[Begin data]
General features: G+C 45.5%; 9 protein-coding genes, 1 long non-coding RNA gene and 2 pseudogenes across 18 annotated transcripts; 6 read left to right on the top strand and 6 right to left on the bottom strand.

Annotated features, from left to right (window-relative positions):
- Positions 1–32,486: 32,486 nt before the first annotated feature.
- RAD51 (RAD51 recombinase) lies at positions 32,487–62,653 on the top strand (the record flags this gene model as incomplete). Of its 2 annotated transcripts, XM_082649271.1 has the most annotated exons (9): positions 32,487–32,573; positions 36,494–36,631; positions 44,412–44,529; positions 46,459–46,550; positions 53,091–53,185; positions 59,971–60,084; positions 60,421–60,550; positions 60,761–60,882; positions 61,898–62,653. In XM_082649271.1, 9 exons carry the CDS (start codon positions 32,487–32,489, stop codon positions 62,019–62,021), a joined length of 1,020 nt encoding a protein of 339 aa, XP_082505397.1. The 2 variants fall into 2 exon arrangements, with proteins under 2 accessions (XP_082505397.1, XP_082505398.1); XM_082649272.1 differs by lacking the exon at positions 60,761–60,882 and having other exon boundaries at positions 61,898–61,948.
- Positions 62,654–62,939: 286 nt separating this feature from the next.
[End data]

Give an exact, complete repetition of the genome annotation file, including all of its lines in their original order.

General features: G+C 45.5%; 9 protein-coding genes, 1 long non-coding RNA gene and 2 pseudogenes across 18 annotated transcripts; 6 read left to right on the top strand and 6 right to left on the bottom strand.

Annotated features, from left to right (window-relative positions):
- Positions 1–32,486: 32,486 nt before the first annotated feature.
- RAD51 (RAD51 recombinase) lies at positions 32,487–62,653 on the top strand (the record flags this gene model as incomplete). Of its 2 annotated transcripts, XM_082649271.1 has the most annotated exons (9): positions 32,487–32,573; positions 36,494–36,631; positions 44,412–44,529; positions 46,459–46,550; positions 53,091–53,185; positions 59,971–60,084; positions 60,421–60,550; positions 60,761–60,882; positions 61,898–62,653. In XM_082649271.1, 9 exons carry the CDS (start codon positions 32,487–32,489, stop codon positions 62,019–62,021), a joined length of 1,020 nt encoding a protein of 339 aa, XP_082505397.1. The 2 variants fall into 2 exon arrangements, with proteins under 2 accessions (XP_082505397.1, XP_082505398.1); XM_082649272.1 differs by lacking the exon at positions 60,761–60,882 and having other exon boundaries at positions 61,898–61,948.
- Positions 62,654–62,939: 286 nt separating this feature from the next.